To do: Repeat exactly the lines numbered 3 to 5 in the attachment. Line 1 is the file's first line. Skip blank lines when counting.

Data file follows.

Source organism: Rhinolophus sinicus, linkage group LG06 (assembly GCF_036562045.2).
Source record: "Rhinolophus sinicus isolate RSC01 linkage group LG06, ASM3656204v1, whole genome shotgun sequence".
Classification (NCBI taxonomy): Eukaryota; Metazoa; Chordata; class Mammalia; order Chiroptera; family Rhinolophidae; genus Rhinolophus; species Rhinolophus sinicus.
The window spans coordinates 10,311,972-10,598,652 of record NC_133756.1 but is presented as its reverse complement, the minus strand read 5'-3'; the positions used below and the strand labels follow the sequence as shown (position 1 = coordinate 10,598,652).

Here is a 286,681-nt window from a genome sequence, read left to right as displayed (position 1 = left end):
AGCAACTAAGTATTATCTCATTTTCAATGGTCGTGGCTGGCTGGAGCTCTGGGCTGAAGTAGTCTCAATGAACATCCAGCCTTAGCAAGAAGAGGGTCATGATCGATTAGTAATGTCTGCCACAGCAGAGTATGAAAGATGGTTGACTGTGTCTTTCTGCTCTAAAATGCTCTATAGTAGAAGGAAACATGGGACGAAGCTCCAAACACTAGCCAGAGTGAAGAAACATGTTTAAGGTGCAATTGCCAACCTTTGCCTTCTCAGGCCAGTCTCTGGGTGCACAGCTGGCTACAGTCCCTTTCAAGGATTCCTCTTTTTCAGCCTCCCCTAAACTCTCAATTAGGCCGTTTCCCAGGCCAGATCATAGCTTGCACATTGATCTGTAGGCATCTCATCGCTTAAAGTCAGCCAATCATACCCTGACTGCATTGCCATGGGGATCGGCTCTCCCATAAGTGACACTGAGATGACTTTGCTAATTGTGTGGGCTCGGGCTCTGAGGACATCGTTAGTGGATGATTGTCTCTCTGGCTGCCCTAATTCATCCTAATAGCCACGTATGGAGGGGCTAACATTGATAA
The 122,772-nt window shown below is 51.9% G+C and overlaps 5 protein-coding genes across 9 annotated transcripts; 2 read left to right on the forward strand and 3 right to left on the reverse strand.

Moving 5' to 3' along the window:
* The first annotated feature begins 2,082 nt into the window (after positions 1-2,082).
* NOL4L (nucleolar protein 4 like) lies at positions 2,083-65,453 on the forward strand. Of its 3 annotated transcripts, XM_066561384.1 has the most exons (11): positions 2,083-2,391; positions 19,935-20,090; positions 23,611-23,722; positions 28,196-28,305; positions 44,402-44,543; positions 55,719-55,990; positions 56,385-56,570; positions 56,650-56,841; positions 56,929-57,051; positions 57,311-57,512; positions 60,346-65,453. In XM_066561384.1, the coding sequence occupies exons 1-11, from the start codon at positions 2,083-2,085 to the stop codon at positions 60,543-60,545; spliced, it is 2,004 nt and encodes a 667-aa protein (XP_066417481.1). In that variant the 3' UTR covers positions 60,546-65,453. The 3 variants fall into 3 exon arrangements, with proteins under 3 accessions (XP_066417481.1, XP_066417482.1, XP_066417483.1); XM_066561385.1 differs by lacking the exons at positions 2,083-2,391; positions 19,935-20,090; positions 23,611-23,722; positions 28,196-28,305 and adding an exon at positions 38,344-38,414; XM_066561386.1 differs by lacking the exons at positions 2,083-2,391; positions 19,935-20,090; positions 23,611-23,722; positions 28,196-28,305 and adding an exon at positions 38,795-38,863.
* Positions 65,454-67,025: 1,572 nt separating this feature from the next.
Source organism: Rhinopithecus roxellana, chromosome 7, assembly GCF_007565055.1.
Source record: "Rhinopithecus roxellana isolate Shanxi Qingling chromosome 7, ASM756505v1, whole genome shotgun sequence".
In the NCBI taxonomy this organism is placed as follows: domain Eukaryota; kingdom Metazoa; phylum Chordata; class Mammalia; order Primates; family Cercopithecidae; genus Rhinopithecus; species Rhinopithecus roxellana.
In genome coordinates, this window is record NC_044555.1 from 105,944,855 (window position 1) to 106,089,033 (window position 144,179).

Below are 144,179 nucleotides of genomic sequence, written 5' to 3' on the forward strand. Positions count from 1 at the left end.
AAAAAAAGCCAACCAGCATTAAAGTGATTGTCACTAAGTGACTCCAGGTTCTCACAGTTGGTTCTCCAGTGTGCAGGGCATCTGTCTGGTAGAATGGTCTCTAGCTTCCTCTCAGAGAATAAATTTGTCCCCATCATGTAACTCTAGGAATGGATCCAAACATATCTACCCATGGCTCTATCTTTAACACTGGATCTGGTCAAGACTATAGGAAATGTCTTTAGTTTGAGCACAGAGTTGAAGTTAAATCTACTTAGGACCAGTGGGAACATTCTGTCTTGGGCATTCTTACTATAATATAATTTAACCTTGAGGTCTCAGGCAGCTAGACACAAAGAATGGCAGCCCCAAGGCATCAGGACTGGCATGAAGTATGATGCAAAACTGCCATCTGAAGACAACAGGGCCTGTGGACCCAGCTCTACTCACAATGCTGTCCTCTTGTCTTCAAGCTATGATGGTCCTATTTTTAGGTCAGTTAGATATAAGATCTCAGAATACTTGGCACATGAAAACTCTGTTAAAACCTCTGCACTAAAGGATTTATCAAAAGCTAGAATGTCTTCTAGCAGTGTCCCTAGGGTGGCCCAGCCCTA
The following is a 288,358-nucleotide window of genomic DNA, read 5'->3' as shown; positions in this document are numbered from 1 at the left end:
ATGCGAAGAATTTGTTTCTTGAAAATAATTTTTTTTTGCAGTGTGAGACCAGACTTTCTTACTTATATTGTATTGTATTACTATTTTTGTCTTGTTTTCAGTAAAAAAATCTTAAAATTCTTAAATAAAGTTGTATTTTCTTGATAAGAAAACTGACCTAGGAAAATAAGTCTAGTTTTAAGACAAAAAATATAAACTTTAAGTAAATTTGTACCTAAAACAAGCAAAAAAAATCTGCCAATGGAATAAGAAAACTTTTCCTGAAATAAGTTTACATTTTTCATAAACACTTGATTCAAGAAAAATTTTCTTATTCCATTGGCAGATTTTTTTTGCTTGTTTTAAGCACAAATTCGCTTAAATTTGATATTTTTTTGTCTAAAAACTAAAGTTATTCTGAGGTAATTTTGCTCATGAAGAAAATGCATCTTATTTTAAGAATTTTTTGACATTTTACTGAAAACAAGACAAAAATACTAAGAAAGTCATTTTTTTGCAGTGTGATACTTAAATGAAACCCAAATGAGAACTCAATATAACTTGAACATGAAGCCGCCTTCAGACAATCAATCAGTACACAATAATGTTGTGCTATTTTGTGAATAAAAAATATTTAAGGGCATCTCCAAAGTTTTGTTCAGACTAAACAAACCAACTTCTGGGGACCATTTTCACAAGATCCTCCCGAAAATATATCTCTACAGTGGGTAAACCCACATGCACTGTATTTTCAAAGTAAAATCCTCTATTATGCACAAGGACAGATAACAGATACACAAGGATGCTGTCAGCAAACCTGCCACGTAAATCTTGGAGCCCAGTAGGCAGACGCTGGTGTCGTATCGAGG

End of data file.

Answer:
Classification (NCBI taxonomy): Eukaryota; Metazoa; Chordata; class Mammalia; order Chiroptera; family Rhinolophidae; genus Rhinolophus; species Rhinolophus sinicus.
The window spans coordinates 10,311,972-10,598,652 of record NC_133756.1 but is presented as its reverse complement, the minus strand read 5'-3'; the positions used below and the strand labels follow the sequence as shown (position 1 = coordinate 10,598,652).

Here is a 286,681-nt window from a genome sequence, read left to right as displayed (position 1 = left end):